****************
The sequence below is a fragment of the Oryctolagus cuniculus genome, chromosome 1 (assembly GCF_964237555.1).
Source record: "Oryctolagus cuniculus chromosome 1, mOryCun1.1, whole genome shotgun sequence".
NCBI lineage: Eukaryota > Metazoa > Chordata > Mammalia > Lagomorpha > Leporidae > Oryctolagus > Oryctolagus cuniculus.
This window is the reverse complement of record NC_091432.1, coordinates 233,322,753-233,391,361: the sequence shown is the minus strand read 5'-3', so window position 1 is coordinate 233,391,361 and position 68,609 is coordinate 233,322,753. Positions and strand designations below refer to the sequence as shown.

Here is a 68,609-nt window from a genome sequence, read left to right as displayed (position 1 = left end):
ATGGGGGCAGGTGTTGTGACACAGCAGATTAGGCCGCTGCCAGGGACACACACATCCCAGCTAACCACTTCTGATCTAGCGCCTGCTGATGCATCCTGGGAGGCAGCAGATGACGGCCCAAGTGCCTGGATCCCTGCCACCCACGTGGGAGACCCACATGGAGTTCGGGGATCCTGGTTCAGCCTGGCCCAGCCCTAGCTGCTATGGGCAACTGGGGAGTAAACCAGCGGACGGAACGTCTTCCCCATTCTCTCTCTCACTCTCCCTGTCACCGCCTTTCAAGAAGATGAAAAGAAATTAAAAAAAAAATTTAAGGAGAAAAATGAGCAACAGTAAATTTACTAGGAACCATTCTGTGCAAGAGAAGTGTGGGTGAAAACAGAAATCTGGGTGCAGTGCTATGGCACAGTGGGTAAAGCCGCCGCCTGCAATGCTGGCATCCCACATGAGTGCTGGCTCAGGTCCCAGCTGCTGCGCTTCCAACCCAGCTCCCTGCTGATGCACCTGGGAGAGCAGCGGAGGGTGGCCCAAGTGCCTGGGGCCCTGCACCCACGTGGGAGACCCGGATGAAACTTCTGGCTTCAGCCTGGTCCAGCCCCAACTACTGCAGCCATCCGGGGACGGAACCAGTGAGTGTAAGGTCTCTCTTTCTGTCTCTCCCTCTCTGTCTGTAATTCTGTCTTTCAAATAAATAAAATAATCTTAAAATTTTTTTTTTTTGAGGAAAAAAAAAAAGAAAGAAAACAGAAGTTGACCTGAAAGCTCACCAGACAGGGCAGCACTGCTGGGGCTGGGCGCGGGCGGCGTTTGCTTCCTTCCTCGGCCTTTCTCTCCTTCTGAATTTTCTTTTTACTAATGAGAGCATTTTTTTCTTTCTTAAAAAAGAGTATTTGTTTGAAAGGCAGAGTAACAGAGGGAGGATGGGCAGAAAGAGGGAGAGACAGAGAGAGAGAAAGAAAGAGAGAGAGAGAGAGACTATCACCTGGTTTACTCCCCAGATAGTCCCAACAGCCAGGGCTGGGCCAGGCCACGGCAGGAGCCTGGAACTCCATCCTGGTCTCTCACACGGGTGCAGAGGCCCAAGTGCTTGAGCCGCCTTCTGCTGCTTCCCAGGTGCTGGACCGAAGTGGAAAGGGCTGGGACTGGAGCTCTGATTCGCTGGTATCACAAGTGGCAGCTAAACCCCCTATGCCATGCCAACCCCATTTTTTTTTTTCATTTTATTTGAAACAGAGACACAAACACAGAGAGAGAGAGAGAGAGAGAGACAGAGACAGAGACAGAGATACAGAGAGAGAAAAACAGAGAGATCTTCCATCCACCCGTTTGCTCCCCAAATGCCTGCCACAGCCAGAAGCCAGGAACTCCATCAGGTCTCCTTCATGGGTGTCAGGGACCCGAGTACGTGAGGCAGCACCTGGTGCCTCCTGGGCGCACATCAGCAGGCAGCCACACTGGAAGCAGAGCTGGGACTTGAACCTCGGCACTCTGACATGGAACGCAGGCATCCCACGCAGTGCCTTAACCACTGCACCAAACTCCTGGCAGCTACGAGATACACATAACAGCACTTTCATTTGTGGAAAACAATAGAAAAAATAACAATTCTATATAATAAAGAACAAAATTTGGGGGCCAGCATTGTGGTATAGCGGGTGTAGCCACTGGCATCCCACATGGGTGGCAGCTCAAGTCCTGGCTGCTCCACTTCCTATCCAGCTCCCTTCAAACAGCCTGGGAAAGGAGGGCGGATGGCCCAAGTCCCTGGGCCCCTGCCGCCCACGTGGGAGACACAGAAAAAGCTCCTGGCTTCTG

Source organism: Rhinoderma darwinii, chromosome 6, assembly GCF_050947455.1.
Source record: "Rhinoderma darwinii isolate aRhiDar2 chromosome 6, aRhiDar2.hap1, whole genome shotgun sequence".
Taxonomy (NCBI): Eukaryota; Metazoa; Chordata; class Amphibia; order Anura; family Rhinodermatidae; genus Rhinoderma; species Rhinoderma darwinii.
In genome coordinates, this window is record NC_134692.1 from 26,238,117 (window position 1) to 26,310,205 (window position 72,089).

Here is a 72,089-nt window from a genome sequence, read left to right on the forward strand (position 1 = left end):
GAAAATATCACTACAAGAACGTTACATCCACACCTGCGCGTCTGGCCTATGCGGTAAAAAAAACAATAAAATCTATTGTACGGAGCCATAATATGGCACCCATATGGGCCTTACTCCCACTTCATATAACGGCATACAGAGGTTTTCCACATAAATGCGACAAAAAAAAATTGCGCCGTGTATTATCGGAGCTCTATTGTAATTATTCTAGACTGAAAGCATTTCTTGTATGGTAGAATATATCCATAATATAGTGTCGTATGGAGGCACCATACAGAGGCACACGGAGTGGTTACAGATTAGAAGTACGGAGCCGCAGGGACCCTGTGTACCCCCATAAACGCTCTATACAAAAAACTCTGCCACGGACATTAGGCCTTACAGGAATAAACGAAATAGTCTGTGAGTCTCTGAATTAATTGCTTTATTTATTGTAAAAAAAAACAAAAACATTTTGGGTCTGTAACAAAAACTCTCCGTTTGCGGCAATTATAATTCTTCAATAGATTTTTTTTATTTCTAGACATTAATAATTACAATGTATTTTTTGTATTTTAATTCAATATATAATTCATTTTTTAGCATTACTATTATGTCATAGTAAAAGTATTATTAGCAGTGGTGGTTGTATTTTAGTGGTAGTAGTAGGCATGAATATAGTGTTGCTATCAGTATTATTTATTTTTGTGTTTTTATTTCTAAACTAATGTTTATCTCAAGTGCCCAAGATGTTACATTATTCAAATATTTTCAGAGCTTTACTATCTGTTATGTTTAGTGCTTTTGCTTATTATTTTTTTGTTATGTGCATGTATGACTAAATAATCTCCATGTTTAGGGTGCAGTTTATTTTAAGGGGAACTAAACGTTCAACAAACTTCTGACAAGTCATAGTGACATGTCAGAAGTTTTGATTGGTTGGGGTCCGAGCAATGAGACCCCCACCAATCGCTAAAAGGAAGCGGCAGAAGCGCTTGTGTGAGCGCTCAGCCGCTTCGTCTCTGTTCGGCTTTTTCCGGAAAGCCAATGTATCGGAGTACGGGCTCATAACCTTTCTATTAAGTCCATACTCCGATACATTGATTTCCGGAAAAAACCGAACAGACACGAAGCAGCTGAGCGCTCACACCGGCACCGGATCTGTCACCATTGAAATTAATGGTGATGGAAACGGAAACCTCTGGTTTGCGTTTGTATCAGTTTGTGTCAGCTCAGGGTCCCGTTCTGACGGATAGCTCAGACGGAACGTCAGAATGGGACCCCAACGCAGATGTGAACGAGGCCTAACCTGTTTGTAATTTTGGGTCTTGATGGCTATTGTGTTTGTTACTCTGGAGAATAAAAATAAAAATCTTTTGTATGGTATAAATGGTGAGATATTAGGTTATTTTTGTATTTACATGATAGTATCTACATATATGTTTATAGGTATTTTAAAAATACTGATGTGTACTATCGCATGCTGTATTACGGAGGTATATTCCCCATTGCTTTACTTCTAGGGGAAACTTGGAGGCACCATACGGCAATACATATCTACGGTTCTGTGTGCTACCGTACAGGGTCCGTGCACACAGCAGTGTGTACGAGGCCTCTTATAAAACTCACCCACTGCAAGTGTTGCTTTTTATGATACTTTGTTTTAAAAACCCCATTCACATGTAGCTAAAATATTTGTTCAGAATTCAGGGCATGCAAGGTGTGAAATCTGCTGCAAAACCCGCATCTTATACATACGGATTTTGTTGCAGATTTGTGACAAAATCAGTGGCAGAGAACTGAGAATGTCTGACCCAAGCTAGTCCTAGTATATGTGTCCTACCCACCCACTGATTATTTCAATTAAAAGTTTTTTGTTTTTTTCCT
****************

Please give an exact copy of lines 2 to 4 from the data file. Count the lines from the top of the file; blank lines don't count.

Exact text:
Source record: "Oryctolagus cuniculus chromosome 1, mOryCun1.1, whole genome shotgun sequence".
NCBI lineage: Eukaryota > Metazoa > Chordata > Mammalia > Lagomorpha > Leporidae > Oryctolagus > Oryctolagus cuniculus.
This window is the reverse complement of record NC_091432.1, coordinates 233,322,753-233,391,361: the sequence shown is the minus strand read 5'-3', so window position 1 is coordinate 233,391,361 and position 68,609 is coordinate 233,322,753. Positions and strand designations below refer to the sequence as shown.